Friday, 14 August 2009

Of Missionaries and Mercenaries

I recall chatting to a medical recruitment agency boss over a beer in Rzeszów's Old Town Square in October 2006. We'd organised a job fair, and this UK-based recruiter was in Poland selecting Polish doctors, dentists and nurses for jobs in the UK and Middle East. He told me that when talking to candidates, he'd be mentally sorting them into 'missionaries and mercenaries'. The former chose to work in the medical profession to help mankind. The latter, to earn money.

This extremely useful paradigm can be applied across the whole of society. Individuals can be placed along the 'motivated' and the 'less-motivated' spectrum; but those who are blessed with motivation (and this is the key spectrum in life) can be subdivided into 'missionaries' and 'mercenaries'.

What makes one work beyond the simple necessity of feeding, housing and clothing oneself and one's family? Why do people push themselves in life, initiating projects, making things happen, organising others, when an easy life would suffice? Eight hours 'working' then feet up, watching TV with a glass of beer and a large bowl of crisps?

There are those motivated solely by money, and the choices that having money can offer. And there are those who want to change the world for the better. And there many somewhere along that continuum, who want enough money to live comfortably, but at the same time feel they want to 'give something back'.

In Britain, there's long been the convention that a career should lead either to Power or to Wealth, and that the two should not mix. The wonderful (by Polish standards) UK Civil Service was built on that very premise. (Poles: Take a good look at this article.) But Britain's apolitical, professional, Civil Service is by no means a perfect construct, but it's a damned sight better than Poland's bureaucracy, which changes with the political winds, and as such lacks continuity.

In the pantheon of British stereotypes, we have Sir Humphrey Appleby, who lusted for power, not cash. He was the arch-administrator - neither politician, nor entrepreneur. He epitomised the upper echelons of Britain's administrator caste. In Russia, by contrast, if you have money, you have power, if you have power, you use it to acquire more money, which is turned into more power, and so on. A top UK political blog has (coincidentally) today looked at the issue of British MPs, money and power. My point exactly.

I return to the excellent BBC Adam Curtis documentary I mentioned a few days ago. It is worth watching and re-watching. Friedrich von Hayek, asked 'where does altruism come in', replies 'it doesn't come in' (6mins 49 secs). Fast-forward to 28 mins 52 secs. Here we see The American economist, James M. Buchanan suggests that all civil servants/ bureaucrats/ public sector clerks are, essentially, motivated by money, not altruism: "Working for the public good is a complete fantasy". Move on now to 49:o6. And then on to Prof. Buchanan: "If our success depends on the goodness of our politicians and bureaucrats, then we're in real trouble. "Zealots", as he calls them - idealists, unbribable, driven by ideas, not personal gain, are, in the view of Prof. Buchanan, a big problem. Hitler, Stalin, Mao Tse Dung and other monsters tend to suggest that to a certain extent he is right. They were not driven by money. They were driven by ego - their need for power, their need to be loved by the millions and destroy millions along the way. The motivation of ideologues in positions of authority needs closer monitoring than that of run-of-the-mill venal, corruptable types who are not peddling any ideology.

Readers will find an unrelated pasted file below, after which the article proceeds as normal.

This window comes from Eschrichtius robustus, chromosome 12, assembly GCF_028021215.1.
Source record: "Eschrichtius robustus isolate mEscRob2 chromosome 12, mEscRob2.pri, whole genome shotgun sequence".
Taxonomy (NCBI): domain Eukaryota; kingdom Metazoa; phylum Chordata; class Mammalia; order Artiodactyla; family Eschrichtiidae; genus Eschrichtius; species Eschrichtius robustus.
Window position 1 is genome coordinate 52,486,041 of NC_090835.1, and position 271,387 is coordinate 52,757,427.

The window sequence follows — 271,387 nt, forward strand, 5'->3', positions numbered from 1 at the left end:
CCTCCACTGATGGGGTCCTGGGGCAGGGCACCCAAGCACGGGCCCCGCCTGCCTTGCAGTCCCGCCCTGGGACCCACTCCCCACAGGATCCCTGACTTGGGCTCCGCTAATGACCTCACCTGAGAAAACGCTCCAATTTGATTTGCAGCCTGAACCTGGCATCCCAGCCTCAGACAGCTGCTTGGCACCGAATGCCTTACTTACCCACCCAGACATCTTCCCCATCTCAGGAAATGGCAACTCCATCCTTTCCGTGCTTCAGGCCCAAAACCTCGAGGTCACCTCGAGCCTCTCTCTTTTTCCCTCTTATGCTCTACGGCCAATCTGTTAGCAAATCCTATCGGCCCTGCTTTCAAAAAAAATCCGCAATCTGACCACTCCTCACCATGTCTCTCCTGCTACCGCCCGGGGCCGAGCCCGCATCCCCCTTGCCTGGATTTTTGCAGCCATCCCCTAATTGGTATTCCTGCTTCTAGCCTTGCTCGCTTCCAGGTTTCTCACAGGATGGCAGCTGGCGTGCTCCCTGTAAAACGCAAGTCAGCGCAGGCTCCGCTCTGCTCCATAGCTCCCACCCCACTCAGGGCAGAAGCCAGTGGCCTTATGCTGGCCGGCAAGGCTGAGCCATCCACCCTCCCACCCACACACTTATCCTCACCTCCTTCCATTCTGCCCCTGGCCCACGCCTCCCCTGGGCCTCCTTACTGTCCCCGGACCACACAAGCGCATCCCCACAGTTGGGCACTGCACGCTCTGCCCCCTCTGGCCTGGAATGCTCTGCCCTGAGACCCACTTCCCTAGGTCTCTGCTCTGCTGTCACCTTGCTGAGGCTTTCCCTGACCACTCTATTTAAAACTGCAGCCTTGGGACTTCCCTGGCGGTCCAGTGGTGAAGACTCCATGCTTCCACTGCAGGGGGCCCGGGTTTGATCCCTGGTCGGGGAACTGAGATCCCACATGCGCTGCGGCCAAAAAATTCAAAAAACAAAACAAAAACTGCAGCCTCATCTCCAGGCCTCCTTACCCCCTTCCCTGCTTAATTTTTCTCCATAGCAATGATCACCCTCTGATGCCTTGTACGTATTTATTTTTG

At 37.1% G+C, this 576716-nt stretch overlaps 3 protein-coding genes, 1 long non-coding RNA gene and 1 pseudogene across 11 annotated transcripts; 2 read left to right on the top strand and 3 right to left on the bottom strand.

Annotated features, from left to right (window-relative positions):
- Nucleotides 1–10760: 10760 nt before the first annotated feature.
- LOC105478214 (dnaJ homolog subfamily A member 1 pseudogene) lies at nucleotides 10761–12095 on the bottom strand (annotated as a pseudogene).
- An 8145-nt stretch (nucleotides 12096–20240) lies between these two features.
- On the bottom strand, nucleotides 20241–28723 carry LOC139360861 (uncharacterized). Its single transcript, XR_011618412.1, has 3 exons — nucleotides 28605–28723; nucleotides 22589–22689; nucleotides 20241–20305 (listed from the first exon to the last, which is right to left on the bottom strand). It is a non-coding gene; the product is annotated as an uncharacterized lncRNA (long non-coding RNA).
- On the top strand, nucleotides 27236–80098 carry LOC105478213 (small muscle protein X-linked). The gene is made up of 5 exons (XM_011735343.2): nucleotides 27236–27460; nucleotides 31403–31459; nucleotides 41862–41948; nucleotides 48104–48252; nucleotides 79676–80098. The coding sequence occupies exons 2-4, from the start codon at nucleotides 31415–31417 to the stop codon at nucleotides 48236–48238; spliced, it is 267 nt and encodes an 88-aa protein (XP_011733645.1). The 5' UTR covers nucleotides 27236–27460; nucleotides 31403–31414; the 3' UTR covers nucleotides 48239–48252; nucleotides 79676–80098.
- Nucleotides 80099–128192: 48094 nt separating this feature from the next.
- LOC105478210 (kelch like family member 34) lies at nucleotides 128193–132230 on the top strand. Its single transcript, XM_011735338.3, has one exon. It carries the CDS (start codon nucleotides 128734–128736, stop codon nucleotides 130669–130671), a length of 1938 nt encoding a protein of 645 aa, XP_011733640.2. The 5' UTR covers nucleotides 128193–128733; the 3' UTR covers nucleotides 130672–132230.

But Hayek and Buchanan are wrong; altruism most certainly has an important role to play; evolutionary biology and genetics are proving this. But altruism needs to be better harnessed; bureaucracies are not the kind of place where altruism flourishes. It is in the voluntary sector, the NGOs, well-run charities, where things get done; enthusiasm must be the principle driver of motivation, not advancement up Sir Humphrey's 'greasy pole' of the Civil Service career path. For these 'third sector' bodies to function properly, they need the same quality of professional management, the same financial and reporting systems that are to be found in private companies run with the profit motive at the fore. NGOs' management must have a clear, hard-nosed view of what they are doing and why. Even in a charity, the money-motivated manager is needed to instill efficiency.

Mercenaries will compete with one another. That is their alpha nature. This is where the Ladder of Authority comes in. But mercenaries and missionaries have to work together, harness one another's motivations to move mankind forward, checking one another not out of self-interest but essentially in a spirit of trust.

This time last year:
Spectacular sunrise over Jeziorki

This time two years ago:
Where am I? In the village.

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